11C-Acetate PET/CT Non-FDG-Avid Tumors
Recruitment status was Recruiting
F18-FDG is the widely used PET tracer in the routine practice of oncologic disease imaging using the technology of PET-CT. However, FDG-avidity is a characteristic of the individual tumor. There are various types of human malignancies, which are not taking FDG in access. In these cases FDG is not a sensitive tracer of imaging. In search for other tumor PET tracers, C11-Acetate has been shown recently in a few early studies to have a potential value in imaging of non-FDG-avid tumors.
The purpose of the current study is to assess the role of 11C-acetate PET in various tumors, which often are not detected by 18F-FDG and were not widely assessed until now.
Soft Tissue Sarcomas
|Study Design:||Observational Model: Cohort
Time Perspective: Prospective
- Uptake of C11-Acetate and F18-FDG in tumor will be measured in SUV PET units [ Time Frame: At completion of acuisition ] [ Designated as safety issue: No ]
|Study Start Date:||May 2008|
|Estimated Study Completion Date:||June 2010|
|Estimated Primary Completion Date:||June 2009 (Final data collection date for primary outcome measure)|
100 patients with newly diagnosed tumors, which are often non-FDG avid or show only low intensity uptake: Soft tissue sarcomas, well-differentiated thyroid cancer, well-differentiated and bronchoalveolar lung cancer, indolent lymphomas, neuroendocrine tumors, GIST, uterine malignancies, mucin-producing cancer, teratoma, hepatoma, HCC and lobular breast carcinoma.
Recent publications have suggested the use of 11C-acetate as another PET tracer for tumor imaging. The accumulation of 11C-acetate in tumor cells is related to the highly active lipid metabolism in the cell membrane associated with tumor growth. 11C-acetate is channeled into the tricarboxylic acid cycle via acetyl coenzyme A and then incorporated via phosphatidylcholine into the cell membrane's phopholipids. Possible biochemical paths of acetate incorporation or accumulation include (a) entering the Krebs cycle from acetyl coenzyme A (acetyl CoA) or as an intermediate metabolite, (b) esterification to form acetyl CoA as a major precursor in ß-oxidation for fatty acid synthesis, (c) combining with glycine in heme synthesis, and (d) through citrate for cholesterol synthesis. Of all of these possible metabolic pathways, participation in free fatty acid (lipid) synthesis is believed to be the dominant method of incorporation in tumors.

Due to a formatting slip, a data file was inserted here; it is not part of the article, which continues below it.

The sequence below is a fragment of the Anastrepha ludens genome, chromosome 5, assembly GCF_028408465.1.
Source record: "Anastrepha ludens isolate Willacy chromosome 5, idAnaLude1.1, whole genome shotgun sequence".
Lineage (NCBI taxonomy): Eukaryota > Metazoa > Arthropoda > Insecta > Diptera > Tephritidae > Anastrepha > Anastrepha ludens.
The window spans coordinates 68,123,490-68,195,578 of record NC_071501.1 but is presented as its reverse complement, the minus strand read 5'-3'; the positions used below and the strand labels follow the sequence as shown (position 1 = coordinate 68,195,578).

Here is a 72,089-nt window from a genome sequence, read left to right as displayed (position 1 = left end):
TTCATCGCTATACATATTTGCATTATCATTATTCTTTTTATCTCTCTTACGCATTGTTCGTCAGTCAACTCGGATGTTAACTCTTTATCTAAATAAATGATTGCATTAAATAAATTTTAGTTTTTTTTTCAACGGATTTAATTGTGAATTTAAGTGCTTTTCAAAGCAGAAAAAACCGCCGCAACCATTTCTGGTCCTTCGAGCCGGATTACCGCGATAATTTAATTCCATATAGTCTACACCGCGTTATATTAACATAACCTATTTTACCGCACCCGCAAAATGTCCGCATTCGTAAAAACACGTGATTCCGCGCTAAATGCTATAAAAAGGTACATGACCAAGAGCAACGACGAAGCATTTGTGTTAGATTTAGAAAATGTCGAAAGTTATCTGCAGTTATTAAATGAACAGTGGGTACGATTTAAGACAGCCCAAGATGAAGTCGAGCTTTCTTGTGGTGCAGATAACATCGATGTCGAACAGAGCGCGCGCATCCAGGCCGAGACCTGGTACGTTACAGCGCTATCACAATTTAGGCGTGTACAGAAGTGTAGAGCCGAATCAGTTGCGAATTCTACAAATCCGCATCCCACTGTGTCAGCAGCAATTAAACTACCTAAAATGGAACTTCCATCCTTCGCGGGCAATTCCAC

The clinical data on the role of 11C-acetate PET in human tumors is being accumulated. Most clinical studies have investigated the role of 11C-acetate PET in detection of prostate cancer. 11C-acetate PET was found valuable in the detection of recurrent prostate cancer, both in the prostate bed, lymph nodes and distant metastases. The main advantage of 11C-acetate is that it does not show physiological accumulation in the urinary bladder as is the case with 18F -FDG and therefore may be appropriate for the detection of active pelvic disease.
Comparing the uptake of 18F-FDG and of 11C-acetate in patients with lung carcinoma, the latter was found superior in the identification of a bronchiolo-alveolar carcinoma which often show no intense FDG uptake.
In the case of hepatic masses, well-differentiated HCC tumors were detect by 11C-acetate while poorly differentiated types were detected by 18F-FDG.
These data suggest that 11C-acetate PET may be valuable in the detection of well-differentiation slow growing tumors and may have a complementary role to the routinely used 18F-FDG.
Please refer to this study by its ClinicalTrials.gov identifier: NCT00687778
|Contact: Einat Even-Sapir, MD, PhDemail@example.com|
|Department of Nuclear Medicine, Tel Aviv Sourasky Medical Center||Recruiting|
|Tel Aviv, Israel, 64239|
|Contact: Einat Even-Sapir, MD, PhD 972-3-697-3536 firstname.lastname@example.org|
|Contact: Limor Zuriel, MSc 972-3-697-3536 email@example.com|
|Principal Investigator:||Einat Even-Sapir, MD, PhD||Tel-Aviv Sourasky Medical Center|